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I Forge Iron

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Looks good.. Where'd you get so many hoof rasps? It looks like you just wrapped the rasp around and welded it too itself to make the eye..


I indeed wrapped the rasp for the eye. I doubled the rasp back on itself to get 4 layers at the blade to yeild enough steel to spread for a wide blade. I live in Horse country:) Lots of rasps here. I still have perhaps 35 left and more on the way.
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Interesting work! The rasp tooth pattern adds interest. I am guessing that you must have ground it off in the areas where you made the forge welds... am I correct? Nice looking material. Do you find it to have enough carbon to make a decent edge? I have been told that such rasps are often only case hardened and not very good steel all the way through... I know that this may not always be true though. I understand that shoers who work with race horses tend to use pretty high grade tools in general.

One thing I might suggest is that I have found that old rotary mower blades are usually pretty good steel and many of the riding mower blades are nice heavy material... they would be a good and cheap source of steel that you could weld in for the blades. I have used some of them to make nice wood carving gouges and they work extremely well indeed! Shops will often save them for you if you get to know the right people and bring them a smith made item once in a while.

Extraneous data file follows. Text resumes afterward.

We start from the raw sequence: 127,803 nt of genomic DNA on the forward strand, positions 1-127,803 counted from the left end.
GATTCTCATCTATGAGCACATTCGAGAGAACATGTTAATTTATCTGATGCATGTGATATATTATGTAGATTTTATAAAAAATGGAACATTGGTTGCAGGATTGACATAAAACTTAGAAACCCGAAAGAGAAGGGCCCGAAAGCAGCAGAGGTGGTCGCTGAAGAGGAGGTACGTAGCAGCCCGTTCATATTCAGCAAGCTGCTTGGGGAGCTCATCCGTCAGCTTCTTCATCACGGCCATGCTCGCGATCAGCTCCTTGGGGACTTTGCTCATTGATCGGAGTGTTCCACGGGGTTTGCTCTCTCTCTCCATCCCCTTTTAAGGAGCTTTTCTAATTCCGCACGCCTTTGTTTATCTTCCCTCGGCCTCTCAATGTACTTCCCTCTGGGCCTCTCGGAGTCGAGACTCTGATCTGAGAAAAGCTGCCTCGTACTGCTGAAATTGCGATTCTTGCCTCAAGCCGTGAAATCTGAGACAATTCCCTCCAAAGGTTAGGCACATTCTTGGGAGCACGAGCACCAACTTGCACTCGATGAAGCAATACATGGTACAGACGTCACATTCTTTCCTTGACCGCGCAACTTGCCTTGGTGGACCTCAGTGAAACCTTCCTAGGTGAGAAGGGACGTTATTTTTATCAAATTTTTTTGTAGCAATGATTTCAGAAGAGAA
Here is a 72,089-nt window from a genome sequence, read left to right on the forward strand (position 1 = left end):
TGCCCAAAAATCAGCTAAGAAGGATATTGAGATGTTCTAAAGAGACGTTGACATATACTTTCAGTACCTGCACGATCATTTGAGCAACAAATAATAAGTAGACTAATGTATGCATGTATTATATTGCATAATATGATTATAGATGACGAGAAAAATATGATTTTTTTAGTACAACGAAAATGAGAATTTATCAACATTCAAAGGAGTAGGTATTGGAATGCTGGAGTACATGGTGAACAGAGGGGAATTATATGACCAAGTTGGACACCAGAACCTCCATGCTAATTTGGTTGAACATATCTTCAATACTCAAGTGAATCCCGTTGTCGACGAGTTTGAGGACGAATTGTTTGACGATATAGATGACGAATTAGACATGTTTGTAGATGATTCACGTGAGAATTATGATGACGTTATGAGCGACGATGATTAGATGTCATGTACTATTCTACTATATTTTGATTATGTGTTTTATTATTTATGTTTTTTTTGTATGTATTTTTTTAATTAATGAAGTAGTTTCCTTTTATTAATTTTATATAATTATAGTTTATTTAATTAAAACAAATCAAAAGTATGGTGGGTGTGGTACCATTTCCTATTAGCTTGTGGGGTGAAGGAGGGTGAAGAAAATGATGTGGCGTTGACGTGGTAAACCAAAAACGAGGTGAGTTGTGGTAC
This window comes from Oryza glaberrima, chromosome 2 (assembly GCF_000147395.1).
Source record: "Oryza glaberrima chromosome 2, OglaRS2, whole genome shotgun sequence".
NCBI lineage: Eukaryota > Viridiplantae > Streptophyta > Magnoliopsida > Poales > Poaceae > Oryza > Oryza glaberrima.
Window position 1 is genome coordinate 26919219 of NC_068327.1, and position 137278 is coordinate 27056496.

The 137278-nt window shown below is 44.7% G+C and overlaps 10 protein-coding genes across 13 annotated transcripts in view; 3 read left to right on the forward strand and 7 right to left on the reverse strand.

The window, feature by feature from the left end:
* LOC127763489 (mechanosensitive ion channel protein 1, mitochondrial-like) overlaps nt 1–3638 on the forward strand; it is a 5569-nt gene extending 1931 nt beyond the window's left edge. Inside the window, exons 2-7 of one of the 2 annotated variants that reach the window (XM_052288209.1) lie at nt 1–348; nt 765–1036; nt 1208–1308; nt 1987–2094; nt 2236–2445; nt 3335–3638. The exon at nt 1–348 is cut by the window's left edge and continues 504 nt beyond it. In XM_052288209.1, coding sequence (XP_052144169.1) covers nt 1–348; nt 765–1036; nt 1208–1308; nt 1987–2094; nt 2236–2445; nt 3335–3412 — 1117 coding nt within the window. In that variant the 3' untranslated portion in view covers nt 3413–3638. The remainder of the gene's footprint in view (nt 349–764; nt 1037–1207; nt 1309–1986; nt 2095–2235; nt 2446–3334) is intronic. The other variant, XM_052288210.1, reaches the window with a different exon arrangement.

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In reference to the question about rasps material, I have been told C1095. All I have made got harder than woodpecker lips when quenched in oil. The rasp texture is lost where the welds are made as well as the post weld grinding. I pickle in white vinagear to get the flux and scale out of the texture. Then power wire brush and grind. I use Tung oil on the handles and sometimes the heads as well. The third photo shows a well spread blade, and the photo is after I tried it on dry dogwood. It cut deeply and cleanly, and the blade was unmarked. This is a pretty tuff test as dogwood once dry is pretty hard.

The top war axe is made from schedule 60 rebar. Welded nicely in the blown gasser using Larry Zoeller's flux, and also got harder than woodpecker lips.

All of the handles are split from larger stock, draw knifed and planed and then scraped. There are dogwood, ash, walnut and maple.

I like the rasps as they weld easy in a blown gasser, yeild plenty of metal, and I find them for free or sometimes a dollar each.

I get the schedule 60 rebar from Billy Merrit, the forgemaster of the Southern Indiana Meteor Mashers, and IBA satilitte group. Billy is know as the "King of junkyard damasacus" and often teachs billet welding with a hammer handle. No head, just the handle.

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